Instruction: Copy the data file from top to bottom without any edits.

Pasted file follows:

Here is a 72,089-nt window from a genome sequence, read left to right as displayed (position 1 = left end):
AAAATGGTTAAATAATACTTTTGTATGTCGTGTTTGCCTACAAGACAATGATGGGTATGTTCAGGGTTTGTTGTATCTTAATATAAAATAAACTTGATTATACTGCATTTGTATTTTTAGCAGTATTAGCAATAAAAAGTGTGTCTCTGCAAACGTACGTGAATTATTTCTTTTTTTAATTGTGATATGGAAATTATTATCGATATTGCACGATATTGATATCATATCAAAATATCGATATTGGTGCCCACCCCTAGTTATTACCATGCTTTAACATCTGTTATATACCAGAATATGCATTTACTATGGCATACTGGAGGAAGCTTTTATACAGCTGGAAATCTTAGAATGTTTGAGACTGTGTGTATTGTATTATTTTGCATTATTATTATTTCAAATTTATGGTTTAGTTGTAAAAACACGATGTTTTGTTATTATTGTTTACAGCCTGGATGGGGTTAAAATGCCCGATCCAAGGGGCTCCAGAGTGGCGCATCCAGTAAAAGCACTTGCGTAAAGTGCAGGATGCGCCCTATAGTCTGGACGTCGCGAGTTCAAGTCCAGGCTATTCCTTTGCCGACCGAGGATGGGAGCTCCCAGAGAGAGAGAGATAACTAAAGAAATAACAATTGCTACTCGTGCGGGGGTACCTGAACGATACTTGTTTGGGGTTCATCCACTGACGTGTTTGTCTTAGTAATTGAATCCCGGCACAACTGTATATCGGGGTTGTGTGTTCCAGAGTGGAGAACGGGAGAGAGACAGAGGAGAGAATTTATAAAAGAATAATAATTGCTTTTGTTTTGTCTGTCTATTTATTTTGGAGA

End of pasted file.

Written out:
Here is a 72,089-nt window from a genome sequence, read left to right as displayed (position 1 = left end):
AAAATGGTTAAATAATACTTTTGTATGTCGTGTTTGCCTACAAGACAATGATGGGTATGTTCAGGGTTTGTTGTATCTTAATATAAAATAAACTTGATTATACTGCATTTGTATTTTTAGCAGTATTAGCAATAAAAAGTGTGTCTCTGCAAACGTACGTGAATTATTTCTTTTTTTAATTGTGATATGGAAATTATTATCGATATTGCACGATATTGATATCATATCAAAATATCGATATTGGTGCCCACCCCTAGTTATTACCATGCTTTAACATCTGTTATATACCAGAATATGCATTTACTATGGCATACTGGAGGAAGCTTTTATACAGCTGGAAATCTTAGAATGTTTGAGACTGTGTGTATTGTATTATTTTGCATTATTATTATTTCAAATTTATGGTTTAGTTGTAAAAACACGATGTTTTGTTATTATTGTTTACAGCCTGGATGGGGTTAAAATGCCCGATCCAAGGGGCTCCAGAGTGGCGCATCCAGTAAAAGCACTTGCGTAAAGTGCAGGATGCGCCCTATAGTCTGGACGTCGCGAGTTCAAGTCCAGGCTATTCCTTTGCCGACCGAGGATGGGAGCTCCCAGAGAGAGAGAGATAACTAAAGAAATAACAATTGCTACTCGTGCGGGGGTACCTGAACGATACTTGTTTGGGGTTCATCCACTGACGTGTTTGTCTTAGTAATTGAATCCCGGCACAACTGTATATCGGGGTTGTGTGTTCCAGAGTGGAGAACGGGAGAGAGACAGAGGAGAGAATTTATAAAAGAATAATAATTGCTTTTGTTTTGTCTGTCTATTTATTTTGGAGA